We're not learning about real-life tools for how to lose weight - we're learning how exercising 4-6 hours a day and eating food prepared for you that is approved by nutritionists with no chance of getting outside junk food will make you lose weight.  
It is certainly arguable that the show isn't supposed to be educational, however, so I'll just leave this point as a personal peeve of mine.
4) Overtraining
I want you to get up out of your seat right now and put on a 300-lb weight vest.  Got it?  Okay good.  Now I want you to go run a mile.  Oh and it's mid-day, sunny, and hot.  Oh and it helps if you've been sedentary for most of your life.
That sounds like fun right?  Well it is something that contestants are told to do their first day.  I wouldn't be making someone so massively overweight and previously sedentary go for a brisk walk, let alone a mile-long jog.  Forcing someone under those conditions to do that isn't 'pushing' them to work hard, it's just plain dangerous.  
And that's not an isolated incident.  A sign of a good workout isn't one where you throw up, especially if you're new to the exercise game.  It's not hard or skillful to make someone throw up; it is however to make them have a difficult workout where they are pushed to their limits safely.  
And regardless of if you have nothing better to do with your day, working out for 4-6 hours everyday is going to lead to overtraining.  Overtraining leads to depression, lack of motivation, and stress fractures among other things.  It's a good way to get more people crying, though!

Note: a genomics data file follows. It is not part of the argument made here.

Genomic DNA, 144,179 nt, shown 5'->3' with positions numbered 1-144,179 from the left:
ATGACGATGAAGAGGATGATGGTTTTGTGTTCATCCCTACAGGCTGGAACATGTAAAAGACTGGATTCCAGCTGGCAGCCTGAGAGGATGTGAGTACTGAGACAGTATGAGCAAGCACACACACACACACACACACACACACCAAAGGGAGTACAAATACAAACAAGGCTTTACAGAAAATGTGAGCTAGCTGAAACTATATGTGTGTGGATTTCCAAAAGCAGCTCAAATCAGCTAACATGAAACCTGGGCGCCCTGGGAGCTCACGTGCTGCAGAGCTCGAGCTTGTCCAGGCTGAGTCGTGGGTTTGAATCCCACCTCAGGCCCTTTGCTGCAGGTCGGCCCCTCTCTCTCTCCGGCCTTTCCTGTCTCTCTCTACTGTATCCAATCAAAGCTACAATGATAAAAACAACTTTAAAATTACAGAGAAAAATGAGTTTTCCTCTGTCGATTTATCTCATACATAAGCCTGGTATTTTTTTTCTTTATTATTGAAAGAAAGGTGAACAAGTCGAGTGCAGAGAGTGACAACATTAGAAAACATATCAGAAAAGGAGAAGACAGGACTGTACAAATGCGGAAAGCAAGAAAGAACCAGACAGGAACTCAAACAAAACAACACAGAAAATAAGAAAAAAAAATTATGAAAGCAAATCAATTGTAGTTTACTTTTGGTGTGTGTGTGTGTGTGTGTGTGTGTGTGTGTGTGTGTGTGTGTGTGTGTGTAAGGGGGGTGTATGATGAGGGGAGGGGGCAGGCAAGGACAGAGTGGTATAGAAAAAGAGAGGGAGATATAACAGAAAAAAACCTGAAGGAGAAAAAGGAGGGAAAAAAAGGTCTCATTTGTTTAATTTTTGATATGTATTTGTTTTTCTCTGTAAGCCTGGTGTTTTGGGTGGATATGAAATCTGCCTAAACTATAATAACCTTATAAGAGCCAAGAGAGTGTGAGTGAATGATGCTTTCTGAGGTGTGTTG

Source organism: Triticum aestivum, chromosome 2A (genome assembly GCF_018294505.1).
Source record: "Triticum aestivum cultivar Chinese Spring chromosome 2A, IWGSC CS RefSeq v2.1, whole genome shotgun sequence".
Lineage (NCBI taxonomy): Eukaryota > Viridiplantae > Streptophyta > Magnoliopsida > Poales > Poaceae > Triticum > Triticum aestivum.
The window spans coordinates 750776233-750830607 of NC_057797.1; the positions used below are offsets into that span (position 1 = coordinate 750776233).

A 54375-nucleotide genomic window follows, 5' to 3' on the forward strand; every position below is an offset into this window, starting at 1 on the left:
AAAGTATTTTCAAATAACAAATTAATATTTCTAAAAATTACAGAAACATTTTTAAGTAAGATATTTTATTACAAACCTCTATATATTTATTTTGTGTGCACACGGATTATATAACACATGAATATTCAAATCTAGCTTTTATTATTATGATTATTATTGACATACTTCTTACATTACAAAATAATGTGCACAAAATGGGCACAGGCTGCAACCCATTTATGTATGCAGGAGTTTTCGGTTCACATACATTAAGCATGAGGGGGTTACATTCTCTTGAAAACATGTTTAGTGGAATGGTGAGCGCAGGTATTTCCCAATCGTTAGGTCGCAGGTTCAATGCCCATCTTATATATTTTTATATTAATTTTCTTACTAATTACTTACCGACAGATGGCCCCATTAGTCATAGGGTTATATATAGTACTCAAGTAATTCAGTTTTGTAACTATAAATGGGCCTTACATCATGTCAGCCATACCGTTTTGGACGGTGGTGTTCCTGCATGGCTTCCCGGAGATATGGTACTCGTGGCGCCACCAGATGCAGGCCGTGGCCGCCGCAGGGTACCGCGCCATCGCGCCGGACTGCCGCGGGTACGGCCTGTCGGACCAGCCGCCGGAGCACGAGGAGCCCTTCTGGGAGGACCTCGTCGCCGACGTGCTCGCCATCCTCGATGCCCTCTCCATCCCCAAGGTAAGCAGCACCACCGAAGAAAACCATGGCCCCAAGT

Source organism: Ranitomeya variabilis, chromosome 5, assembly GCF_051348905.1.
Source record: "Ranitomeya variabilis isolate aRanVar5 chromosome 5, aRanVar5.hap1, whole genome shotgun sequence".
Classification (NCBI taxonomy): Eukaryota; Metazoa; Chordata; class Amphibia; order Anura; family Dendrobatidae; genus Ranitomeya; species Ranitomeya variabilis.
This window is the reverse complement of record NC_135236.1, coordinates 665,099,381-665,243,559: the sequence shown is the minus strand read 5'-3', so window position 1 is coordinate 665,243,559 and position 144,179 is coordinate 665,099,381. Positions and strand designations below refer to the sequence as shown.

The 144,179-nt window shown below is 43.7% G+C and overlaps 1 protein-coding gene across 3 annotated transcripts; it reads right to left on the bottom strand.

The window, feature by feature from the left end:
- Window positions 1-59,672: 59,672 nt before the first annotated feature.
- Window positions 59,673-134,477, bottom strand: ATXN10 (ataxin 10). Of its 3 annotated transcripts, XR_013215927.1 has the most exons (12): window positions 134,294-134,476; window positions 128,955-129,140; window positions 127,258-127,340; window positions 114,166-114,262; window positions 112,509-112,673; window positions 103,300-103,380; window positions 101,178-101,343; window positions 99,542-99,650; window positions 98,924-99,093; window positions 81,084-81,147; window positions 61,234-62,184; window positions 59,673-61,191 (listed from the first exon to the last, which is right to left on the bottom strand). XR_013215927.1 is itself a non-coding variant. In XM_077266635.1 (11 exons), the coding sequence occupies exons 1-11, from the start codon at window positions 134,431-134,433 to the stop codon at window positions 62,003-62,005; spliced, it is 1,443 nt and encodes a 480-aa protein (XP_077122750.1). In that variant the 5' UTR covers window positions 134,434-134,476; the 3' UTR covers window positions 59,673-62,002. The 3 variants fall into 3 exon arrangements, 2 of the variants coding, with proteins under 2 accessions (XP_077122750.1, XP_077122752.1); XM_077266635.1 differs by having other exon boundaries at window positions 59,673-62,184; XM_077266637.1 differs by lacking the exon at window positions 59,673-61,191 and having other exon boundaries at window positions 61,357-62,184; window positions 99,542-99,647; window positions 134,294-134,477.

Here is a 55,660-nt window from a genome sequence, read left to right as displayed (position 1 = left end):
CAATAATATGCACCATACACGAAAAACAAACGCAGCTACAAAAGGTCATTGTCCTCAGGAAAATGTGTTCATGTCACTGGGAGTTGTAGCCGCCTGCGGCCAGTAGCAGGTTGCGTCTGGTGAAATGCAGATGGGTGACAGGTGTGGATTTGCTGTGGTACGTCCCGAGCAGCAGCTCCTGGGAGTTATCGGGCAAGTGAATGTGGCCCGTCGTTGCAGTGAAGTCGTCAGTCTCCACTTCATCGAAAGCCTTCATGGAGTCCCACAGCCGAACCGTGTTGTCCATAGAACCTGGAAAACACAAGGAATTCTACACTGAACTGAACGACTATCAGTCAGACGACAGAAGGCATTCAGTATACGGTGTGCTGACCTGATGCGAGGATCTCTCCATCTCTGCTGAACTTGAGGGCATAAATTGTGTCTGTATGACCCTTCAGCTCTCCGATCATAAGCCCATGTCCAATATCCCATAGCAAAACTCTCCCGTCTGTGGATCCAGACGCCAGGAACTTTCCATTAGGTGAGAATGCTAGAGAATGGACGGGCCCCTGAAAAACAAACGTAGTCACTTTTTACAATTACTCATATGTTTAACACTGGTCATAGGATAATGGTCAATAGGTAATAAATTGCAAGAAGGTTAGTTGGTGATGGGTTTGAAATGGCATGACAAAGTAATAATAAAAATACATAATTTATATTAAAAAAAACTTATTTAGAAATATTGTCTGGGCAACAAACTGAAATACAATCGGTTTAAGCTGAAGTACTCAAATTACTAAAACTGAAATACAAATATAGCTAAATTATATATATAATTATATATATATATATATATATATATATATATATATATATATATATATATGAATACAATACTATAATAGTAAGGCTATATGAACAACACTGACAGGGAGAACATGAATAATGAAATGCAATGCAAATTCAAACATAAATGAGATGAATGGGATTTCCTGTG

5) Jillian Michaels 
Sometimes I like Jillian Michaels.  Sometimes the things she says are, while tough, true and what people need to hear.  However, other times what she says is just cruel and abusive:

Trainers know that sometimes you have to yell at people to motivate them, and to push them to places that they never thought they could get to.  However, this does not work with everyone and trainers also know that you have to adapt your methods for certain people.  Some people are going to shut down completely if you yell at them like Michaels does in this video.  If a contestant quit because of how they were treated and couldn't take it, it's certainly their loss, but as a trainer, have you done your job if your client walks away?
As well, I don't like when people use their fame to sell useless products.  See: Jillian Michaels weight loss pills. (Use to jumpstart any sensible diet and exercise program, then attribute your success to my product!)
Selling out: The Pill

6) The Overall Process and Message